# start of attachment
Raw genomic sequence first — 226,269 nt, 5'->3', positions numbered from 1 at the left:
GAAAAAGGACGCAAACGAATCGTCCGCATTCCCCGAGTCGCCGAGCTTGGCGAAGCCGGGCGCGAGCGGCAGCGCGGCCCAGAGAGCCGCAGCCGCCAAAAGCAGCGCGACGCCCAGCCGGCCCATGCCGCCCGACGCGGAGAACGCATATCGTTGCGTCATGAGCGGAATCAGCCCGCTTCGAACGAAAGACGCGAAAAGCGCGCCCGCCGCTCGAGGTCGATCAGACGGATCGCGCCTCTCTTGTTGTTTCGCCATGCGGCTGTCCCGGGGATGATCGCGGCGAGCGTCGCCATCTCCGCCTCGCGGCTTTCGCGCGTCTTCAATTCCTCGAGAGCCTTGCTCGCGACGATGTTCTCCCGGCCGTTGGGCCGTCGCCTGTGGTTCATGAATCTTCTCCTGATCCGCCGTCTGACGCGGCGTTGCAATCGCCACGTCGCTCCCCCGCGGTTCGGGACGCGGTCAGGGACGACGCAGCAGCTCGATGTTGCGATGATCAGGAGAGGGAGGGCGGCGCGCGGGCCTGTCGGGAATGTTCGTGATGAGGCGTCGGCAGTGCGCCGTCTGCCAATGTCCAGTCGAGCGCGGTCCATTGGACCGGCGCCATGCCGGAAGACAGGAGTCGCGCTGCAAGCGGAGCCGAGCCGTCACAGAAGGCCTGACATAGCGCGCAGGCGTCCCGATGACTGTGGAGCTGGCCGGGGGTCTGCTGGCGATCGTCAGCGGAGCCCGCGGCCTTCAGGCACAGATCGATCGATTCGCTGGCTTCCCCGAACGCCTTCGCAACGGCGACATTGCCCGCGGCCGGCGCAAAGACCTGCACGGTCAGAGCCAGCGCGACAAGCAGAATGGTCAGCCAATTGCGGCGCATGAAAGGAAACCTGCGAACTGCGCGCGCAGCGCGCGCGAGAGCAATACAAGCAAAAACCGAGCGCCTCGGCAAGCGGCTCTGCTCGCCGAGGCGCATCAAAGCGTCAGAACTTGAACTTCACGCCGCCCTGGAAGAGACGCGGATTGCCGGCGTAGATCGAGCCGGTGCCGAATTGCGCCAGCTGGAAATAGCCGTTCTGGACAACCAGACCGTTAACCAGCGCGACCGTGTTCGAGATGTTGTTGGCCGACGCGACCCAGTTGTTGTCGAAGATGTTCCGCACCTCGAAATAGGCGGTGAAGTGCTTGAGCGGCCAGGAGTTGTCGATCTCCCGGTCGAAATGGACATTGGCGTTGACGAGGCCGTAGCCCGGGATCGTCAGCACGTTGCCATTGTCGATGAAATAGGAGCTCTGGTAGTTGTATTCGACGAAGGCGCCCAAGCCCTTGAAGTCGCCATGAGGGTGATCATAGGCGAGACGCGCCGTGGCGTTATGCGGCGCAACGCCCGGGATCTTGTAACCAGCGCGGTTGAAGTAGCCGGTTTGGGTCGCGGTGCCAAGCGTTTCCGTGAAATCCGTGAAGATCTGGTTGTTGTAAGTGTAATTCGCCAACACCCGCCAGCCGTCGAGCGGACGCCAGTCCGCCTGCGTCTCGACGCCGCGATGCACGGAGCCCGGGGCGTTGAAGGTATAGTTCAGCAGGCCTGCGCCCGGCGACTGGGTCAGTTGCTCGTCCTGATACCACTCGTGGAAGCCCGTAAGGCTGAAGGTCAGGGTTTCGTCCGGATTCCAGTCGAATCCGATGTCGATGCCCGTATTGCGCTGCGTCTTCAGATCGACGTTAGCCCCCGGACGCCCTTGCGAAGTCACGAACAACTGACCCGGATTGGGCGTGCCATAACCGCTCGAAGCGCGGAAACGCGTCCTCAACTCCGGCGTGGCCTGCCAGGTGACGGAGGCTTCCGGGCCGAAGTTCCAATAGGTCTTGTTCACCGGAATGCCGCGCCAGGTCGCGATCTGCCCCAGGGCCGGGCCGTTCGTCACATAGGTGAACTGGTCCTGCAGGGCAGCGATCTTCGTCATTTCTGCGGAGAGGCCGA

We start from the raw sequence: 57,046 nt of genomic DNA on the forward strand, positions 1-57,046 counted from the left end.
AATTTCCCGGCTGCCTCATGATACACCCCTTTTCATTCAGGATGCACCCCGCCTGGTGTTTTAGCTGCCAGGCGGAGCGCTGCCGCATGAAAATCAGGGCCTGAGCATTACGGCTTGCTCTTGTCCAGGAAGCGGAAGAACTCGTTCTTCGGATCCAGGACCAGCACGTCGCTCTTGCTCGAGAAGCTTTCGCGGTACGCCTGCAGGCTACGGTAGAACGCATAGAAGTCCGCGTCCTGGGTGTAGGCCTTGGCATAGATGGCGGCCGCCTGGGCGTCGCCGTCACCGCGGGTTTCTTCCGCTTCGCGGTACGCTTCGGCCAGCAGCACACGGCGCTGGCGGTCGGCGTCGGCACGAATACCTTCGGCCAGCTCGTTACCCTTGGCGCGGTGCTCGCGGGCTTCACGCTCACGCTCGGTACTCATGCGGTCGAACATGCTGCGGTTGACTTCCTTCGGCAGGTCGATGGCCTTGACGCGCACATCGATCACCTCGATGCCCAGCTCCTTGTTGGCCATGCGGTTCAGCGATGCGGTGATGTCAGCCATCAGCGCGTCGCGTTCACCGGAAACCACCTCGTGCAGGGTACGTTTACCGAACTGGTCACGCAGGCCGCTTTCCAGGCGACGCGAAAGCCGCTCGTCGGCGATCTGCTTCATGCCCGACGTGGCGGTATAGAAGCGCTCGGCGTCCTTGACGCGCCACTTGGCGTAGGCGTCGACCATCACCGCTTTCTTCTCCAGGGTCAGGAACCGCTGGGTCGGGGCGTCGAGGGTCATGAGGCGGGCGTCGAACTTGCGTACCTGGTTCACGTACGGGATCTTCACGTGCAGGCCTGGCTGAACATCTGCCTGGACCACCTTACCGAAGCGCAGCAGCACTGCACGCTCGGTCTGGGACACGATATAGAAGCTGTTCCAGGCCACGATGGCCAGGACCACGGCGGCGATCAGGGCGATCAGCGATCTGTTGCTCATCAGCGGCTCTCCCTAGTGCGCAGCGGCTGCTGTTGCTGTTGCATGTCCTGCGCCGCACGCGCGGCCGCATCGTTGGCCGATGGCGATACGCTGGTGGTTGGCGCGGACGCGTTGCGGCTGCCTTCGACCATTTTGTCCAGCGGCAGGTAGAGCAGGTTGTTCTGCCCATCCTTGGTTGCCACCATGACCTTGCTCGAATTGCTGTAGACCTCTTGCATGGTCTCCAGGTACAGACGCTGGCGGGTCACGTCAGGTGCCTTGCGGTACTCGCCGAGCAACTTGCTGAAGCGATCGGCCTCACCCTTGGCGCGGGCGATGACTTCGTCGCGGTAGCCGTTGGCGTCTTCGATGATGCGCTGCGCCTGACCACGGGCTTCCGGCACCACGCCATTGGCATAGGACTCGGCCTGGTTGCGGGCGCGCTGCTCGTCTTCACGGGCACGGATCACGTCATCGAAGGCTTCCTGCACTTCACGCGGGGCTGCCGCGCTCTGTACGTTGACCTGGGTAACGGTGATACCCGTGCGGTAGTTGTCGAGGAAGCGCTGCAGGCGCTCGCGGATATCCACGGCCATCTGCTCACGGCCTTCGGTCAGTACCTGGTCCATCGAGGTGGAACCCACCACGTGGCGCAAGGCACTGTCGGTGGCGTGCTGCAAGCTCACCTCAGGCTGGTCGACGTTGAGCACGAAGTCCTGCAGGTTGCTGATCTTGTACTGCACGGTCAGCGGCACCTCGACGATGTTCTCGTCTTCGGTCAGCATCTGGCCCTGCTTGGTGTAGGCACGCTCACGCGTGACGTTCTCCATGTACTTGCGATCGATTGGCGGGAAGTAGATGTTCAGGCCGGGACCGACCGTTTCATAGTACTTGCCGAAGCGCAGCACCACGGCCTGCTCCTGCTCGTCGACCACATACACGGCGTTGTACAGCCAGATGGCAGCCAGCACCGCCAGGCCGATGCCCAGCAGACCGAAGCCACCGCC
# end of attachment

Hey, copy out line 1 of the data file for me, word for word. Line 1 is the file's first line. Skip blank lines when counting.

Raw genomic sequence first — 226,269 nt, 5'->3', positions numbered from 1 at the left: